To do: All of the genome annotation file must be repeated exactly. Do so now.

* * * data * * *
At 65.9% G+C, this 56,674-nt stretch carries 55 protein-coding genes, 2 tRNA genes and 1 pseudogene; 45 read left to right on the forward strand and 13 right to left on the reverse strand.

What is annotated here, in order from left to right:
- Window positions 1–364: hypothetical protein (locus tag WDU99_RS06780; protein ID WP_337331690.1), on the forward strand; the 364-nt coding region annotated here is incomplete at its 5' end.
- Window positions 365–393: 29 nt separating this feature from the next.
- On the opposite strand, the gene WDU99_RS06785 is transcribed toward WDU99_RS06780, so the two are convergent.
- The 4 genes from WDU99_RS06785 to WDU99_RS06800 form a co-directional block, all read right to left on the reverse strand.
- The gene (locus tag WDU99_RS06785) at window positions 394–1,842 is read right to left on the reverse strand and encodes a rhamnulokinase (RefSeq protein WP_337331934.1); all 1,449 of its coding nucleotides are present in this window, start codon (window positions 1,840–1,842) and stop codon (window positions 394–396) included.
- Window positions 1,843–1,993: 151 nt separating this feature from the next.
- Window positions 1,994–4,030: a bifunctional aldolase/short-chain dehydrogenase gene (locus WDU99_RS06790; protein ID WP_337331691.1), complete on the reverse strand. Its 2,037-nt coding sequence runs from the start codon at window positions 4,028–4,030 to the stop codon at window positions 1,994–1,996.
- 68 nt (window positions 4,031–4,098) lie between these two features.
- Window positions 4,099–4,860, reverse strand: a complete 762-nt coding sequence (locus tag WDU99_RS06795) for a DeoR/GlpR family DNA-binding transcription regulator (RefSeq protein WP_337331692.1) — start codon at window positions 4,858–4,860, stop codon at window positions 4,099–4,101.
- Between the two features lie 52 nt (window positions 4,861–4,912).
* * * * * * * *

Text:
At 65.9% G+C, this 56,674-nt stretch carries 55 protein-coding genes, 2 tRNA genes and 1 pseudogene; 45 read left to right on the forward strand and 13 right to left on the reverse strand.

What is annotated here, in order from left to right:
- Window positions 1–364: hypothetical protein (locus tag WDU99_RS06780; protein ID WP_337331690.1), on the forward strand; the 364-nt coding region annotated here is incomplete at its 5' end.
- Window positions 365–393: 29 nt separating this feature from the next.
- On the opposite strand, the gene WDU99_RS06785 is transcribed toward WDU99_RS06780, so the two are convergent.
- The 4 genes from WDU99_RS06785 to WDU99_RS06800 form a co-directional block, all read right to left on the reverse strand.
- The gene (locus tag WDU99_RS06785) at window positions 394–1,842 is read right to left on the reverse strand and encodes a rhamnulokinase (RefSeq protein WP_337331934.1); all 1,449 of its coding nucleotides are present in this window, start codon (window positions 1,840–1,842) and stop codon (window positions 394–396) included.
- Window positions 1,843–1,993: 151 nt separating this feature from the next.
- Window positions 1,994–4,030: a bifunctional aldolase/short-chain dehydrogenase gene (locus WDU99_RS06790; protein ID WP_337331691.1), complete on the reverse strand. Its 2,037-nt coding sequence runs from the start codon at window positions 4,028–4,030 to the stop codon at window positions 1,994–1,996.
- 68 nt (window positions 4,031–4,098) lie between these two features.
- Window positions 4,099–4,860, reverse strand: a complete 762-nt coding sequence (locus tag WDU99_RS06795) for a DeoR/GlpR family DNA-binding transcription regulator (RefSeq protein WP_337331692.1) — start codon at window positions 4,858–4,860, stop codon at window positions 4,099–4,101.
- Between the two features lie 52 nt (window positions 4,861–4,912).